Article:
Barcelona Buildings and Blessings

We just returned from two wonderful weeks in Spain.  The first week was spent and doing lots of reading on the island of Minorca, one of the Balearic Islands off the Mediterranean coast.  The second week was an active and occasionally intense re-exploration of Barcelona, one of our all-time favorite cities.  One of the things we love most about Barcelona is its architecture.  The city is a glorious panoply of fascinating, quirky, classic, and often-astonishing structures representing over 2000 years of human creativity, devotion, and artistry.  We saw Roman streets and the foundations of shops and homes along them from the time of Christ.  We visited medieval structures and remnants of the Renaissance.  The city is also filled with 19th Century homes and wide boulevards that echo Paris from the same period.  And it has one of the richest assortments of eccentric and even playful structures built over the course of the past century, from the modernistic fantasies of Antoni Gaudi and his colleagues in the early 1900s to the soaring post-modern skyscrapers comprising the newest business district of the city today.  It seems to me that architecture, perhaps like music, represents even more than artistic expression and creativity.  At its heart is a deep sense of human aspiration, ambition, and hope.  It proclaims, at its best, not only who we are but what we believe we can become.

This was our third visit to Barcelona over the last dozen years, and we’ve been able to see the city as an evolving, developing organism that continues to change, not only because of the new, but equally due to the recovery, renovation, and continuing construction of buildings from the ancient and more recent past.  While these processes involve homes, shops, office buildings, and hotels, the most significant, even in the increasingly secular Spanish culture, continue to be churches.  The two most famous of these are the Cathedral of the Holy Cross and St. Eulalia and the modernist masterwork, Sagrada Familia (Holy Family).  Both of these are examples of artistic perseverance and an understanding of the timelessness of God.  The Cathedral, adjoining some even earlier church structures, was begun in 1298; it was finished in 1913.  Over the course of those 615 years countless and largely unknown artisans and workers contributed their efforts in the certain realization that they would never see the final results.  Although Sagrada Familia has been associated primarily with Antoni Gaudi, construction started in 1882, a year before he joined it, and the vast majority of the work has been accomplished since his death in 1926.  Although the wondrous ceramic and stone towers are now finished and the amazing chancel and nave have been consecrated for worship, the full completion is not expected until 2026—seven generations after it was first begun.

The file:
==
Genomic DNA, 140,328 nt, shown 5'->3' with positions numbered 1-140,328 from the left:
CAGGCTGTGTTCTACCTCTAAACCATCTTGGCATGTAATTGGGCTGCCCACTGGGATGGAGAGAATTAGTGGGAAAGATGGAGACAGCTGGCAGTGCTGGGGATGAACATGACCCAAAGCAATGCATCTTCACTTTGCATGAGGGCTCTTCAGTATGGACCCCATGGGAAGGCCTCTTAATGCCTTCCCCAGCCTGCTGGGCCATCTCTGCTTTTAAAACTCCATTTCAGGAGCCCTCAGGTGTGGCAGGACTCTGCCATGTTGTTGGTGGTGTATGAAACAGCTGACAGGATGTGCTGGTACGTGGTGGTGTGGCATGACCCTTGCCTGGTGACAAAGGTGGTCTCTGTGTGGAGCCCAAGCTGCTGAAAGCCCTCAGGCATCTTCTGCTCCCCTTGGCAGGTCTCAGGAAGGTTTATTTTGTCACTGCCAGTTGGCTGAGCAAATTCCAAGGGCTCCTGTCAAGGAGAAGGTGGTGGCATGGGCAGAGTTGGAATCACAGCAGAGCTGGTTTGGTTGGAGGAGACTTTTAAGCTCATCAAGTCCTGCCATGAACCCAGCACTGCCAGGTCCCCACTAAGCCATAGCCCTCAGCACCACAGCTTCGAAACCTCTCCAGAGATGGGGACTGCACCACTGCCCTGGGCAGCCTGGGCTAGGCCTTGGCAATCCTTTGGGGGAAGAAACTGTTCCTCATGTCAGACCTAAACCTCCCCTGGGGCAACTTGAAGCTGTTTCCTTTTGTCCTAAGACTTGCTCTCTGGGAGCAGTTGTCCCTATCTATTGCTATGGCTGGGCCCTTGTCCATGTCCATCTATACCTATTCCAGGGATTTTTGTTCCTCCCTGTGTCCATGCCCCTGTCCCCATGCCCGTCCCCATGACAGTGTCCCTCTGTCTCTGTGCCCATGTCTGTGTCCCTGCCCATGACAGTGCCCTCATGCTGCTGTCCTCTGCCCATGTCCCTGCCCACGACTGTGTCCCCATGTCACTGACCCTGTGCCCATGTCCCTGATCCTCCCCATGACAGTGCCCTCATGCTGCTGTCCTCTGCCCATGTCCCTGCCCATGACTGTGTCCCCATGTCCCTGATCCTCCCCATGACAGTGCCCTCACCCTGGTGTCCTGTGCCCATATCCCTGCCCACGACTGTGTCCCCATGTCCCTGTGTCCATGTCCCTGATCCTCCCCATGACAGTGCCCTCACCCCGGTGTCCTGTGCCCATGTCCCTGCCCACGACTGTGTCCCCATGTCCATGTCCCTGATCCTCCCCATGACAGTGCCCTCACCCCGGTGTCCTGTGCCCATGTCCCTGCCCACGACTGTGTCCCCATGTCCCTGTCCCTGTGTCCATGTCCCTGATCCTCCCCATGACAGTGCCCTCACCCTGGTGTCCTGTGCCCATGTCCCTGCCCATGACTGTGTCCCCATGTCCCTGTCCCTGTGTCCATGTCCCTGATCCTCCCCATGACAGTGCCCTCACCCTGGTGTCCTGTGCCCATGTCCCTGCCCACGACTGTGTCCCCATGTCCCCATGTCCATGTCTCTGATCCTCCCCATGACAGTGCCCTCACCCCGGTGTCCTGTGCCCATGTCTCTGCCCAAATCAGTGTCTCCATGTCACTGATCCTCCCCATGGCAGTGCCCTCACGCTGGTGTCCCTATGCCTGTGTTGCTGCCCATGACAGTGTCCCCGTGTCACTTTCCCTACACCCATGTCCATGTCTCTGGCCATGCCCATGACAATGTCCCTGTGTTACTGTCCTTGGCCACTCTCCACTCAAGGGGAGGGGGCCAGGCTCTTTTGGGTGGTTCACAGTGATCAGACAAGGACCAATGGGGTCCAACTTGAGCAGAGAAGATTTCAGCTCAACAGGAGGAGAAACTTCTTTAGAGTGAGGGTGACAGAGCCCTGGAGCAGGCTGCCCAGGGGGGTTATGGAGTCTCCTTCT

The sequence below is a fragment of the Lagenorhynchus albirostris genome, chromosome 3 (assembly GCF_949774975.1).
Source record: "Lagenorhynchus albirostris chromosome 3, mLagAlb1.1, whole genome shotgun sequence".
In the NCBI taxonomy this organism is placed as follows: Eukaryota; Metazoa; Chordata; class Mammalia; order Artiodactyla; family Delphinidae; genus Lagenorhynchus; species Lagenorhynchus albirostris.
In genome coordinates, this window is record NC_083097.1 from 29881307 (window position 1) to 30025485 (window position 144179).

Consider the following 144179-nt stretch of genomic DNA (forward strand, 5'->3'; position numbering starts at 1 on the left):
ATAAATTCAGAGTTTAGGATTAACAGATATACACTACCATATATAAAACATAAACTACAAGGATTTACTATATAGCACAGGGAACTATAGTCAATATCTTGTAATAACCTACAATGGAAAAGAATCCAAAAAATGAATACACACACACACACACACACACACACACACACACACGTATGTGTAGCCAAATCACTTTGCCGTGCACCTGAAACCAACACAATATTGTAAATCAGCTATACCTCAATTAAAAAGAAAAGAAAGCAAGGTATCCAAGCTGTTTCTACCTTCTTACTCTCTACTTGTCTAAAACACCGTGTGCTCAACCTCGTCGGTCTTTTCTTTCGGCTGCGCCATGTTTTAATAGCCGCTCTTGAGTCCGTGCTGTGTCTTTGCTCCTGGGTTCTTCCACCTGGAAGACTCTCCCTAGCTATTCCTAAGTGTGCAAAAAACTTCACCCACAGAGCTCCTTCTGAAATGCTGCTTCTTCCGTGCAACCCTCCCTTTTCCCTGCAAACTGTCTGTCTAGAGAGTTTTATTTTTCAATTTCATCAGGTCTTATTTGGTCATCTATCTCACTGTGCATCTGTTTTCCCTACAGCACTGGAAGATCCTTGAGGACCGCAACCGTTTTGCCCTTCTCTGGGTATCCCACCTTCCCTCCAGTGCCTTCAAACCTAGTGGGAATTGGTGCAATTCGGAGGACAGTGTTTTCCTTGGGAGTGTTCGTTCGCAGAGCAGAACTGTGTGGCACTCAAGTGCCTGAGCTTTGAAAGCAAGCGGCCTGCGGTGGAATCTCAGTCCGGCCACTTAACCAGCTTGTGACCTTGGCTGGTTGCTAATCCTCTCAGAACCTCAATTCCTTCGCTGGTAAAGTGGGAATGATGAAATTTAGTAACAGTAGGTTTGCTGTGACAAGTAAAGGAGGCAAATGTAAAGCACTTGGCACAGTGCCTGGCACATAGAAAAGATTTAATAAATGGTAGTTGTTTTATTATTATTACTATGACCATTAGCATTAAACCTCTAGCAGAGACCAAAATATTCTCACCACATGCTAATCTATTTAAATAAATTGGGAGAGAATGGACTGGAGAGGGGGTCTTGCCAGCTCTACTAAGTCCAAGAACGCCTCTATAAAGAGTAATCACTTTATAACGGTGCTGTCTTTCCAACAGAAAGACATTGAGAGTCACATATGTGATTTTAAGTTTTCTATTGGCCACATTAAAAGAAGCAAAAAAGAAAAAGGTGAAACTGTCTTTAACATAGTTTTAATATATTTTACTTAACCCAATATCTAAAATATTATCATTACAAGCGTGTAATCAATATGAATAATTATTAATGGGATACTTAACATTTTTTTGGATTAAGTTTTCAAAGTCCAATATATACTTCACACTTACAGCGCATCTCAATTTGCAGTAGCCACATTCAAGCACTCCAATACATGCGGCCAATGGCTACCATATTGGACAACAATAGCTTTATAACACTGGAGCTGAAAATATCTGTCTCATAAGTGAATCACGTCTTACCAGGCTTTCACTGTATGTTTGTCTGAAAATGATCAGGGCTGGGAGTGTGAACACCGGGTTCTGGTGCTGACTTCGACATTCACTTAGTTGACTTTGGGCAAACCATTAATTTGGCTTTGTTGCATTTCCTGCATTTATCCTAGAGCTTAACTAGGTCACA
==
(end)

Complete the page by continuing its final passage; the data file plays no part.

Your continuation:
Our American culture is not used to rhythms such as this.  We want to see things begun, continued, and accomplished in what we consider a timely fashion (which pretty much means “now!”).  As a result, we often lose the real meaning of on-going creativity in which we can marvel at what the ages have produced while, at the same time, contributing our own efforts and sharing in the anticipation of what future participants may bring.

Although I’ve written today mostly about travel and architecture, I’m really talking about something that goes beyond them.  In the words of Emerson (echoed more recently by Aerosmith), “Life is a journey, not a destination.”  It is in the course of living our daily lives, carrying out our purpose for each moment as it comes, that we see the God and the grace that shape and transform our on-going reality.  It’s not about rushing to the finish line, but discerning, appreciating, and contributing to the greater whole as we experience it from our perspective on the way.  In more Biblical language, it’s about Moses leading God’s people into—but never seeing—the Promised Land; it’s about not being anxious for the future; it’s about stopping to consider the lilies of the field.  This is how we find life’s true meaning as we live it; it is about how hope can truly become real.

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